Nana Sahib

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Nana Sahib

Nana Sahib

(nä`nä sä`hĭb), b. c.1821, leader in the Indian MutinyIndian Mutiny,
1857–58, revolt that began with Indian soldiers in the Bengal army of the British East India Company but developed into a widespread uprising against British rule in India. It is also known as the Sepoy Rebellion, sepoys being the native soldiers.
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, his real name was Dhundu Pant. The adopted son of the last peshwa (hereditary prime minister) of the Marathas, his request (1853) to the British to grant him the peshwa's title and pension was refused. In the outbreak (June, 1857) of the mutiny at Cawnpore (KanpurKanpur
, city (1991 pop. 2,029,889), Uttar Pradesh state, N central India, on the Ganges River. A major industrial center, it produces chemicals, textiles, leather goods, and food products. It is also a transportation hub with an airport.
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) his men massacred the British garrison and colony. After suppression of the rebellion, he escaped to Nepal, where he probably died.


See P. C. Gupta, Nana Sahib and the Rising at Cawnpore (1963).

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The following article is from The Great Soviet Encyclopedia (1979). It might be outdated or ideologically biased.

Nana Sahib


Born about 1824; year of death unknown. One of the leaders of the Indian Popular Uprising of 1857–59 (Sepoy Mutiny).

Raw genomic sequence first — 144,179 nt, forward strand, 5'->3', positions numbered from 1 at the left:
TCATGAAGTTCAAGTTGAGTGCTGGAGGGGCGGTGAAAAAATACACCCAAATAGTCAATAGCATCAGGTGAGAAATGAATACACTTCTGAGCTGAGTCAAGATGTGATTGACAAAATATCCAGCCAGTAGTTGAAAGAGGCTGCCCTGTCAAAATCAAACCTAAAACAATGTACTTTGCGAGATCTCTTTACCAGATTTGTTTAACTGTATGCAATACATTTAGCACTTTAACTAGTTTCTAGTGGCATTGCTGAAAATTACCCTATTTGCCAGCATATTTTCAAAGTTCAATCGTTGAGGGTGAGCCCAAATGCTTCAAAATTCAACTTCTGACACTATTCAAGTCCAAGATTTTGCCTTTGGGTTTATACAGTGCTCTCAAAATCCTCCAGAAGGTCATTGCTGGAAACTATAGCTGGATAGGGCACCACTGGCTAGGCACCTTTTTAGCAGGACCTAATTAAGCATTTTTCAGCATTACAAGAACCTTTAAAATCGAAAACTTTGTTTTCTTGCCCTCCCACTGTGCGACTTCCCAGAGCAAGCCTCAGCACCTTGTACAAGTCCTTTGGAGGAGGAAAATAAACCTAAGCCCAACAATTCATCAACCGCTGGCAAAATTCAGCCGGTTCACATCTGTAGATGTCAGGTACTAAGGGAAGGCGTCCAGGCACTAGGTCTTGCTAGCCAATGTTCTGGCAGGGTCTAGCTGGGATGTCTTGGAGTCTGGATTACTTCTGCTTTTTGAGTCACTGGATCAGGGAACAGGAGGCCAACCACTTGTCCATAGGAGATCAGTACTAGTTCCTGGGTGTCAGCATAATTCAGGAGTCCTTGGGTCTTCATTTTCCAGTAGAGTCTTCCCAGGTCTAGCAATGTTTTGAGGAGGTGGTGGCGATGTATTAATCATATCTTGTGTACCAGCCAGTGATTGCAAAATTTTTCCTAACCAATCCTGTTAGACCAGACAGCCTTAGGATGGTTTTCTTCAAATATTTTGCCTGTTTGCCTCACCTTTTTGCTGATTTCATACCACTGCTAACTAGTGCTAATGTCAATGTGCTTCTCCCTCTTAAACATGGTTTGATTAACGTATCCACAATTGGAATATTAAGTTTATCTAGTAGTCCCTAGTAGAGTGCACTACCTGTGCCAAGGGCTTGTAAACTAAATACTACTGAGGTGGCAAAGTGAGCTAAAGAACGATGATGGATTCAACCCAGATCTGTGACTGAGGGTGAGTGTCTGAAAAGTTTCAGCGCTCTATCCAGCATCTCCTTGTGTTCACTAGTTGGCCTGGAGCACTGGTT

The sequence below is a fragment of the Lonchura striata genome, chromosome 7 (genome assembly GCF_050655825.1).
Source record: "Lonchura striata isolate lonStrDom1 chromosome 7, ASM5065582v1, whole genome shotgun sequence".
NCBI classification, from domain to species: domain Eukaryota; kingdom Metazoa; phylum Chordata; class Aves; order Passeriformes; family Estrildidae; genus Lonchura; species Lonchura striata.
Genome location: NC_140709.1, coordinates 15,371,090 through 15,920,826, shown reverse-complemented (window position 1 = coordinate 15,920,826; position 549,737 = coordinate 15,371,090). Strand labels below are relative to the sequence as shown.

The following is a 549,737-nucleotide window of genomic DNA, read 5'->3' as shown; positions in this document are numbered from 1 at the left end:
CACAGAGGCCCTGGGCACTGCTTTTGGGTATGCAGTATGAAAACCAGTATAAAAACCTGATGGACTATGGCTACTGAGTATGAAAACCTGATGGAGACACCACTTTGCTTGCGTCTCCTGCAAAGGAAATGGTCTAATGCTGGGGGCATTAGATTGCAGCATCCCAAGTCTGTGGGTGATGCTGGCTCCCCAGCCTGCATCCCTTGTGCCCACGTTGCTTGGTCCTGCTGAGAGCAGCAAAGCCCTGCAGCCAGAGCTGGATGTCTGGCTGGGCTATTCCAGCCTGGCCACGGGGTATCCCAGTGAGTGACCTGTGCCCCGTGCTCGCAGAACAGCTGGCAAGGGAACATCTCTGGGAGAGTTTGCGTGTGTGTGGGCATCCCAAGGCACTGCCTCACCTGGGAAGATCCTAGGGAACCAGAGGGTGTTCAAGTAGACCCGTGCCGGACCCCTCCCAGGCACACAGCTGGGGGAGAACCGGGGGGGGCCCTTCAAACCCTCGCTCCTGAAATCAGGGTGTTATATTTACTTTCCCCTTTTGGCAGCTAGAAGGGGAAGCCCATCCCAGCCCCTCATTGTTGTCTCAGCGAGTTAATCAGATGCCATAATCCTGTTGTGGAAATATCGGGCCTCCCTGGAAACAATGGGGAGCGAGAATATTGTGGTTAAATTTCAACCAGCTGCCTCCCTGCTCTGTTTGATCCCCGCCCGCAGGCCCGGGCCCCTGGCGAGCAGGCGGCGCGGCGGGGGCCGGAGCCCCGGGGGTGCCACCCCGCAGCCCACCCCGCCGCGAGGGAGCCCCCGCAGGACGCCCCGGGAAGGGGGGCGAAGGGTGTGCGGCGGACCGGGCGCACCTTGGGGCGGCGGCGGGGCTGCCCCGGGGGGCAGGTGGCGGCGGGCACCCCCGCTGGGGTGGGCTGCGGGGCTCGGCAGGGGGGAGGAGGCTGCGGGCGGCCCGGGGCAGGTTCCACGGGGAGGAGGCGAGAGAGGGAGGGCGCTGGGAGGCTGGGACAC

Nana Sahib was the foster son of a Maratha peshwa (chief minister), who was the recipient of a pension from the English East India Company. After the death of the peshwa in 1851, the company refused to continue payments to Nana Sahib. Having joined the insurgents, Nana Sahib proclaimed himself peshwa in June 1857, establishing his power in the city of Kanpur and the surrounding district. He fought the colonialists in a number of major battles. In mid-July 1857 he suffered defeat at Kanpur and retreated to Oudh. After the major centers of the uprising were suppressed, Nana Sahib hid in the jungles of northern India. His subsequent fate is unknown.

The Great Soviet Encyclopedia, 3rd Edition (1970-1979). © 2010 The Gale Group, Inc. All rights reserved.
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In The Devil's Wind Manohar Malgonkar explains in his 'Author's Note' the widely held nineteenth-century British interpretation of Nana Saheb: 'Nana Saheb--infamous, dastardly, despicable, crafty demon, barbarous, butcher, and arch assassin, Nana.
"Nana saheb thought of the convenience of everybody as he wishes the best for the producer and the crew and hence felt that stepping out of the project would be an appropriate thing to do at this point of time," read his statement.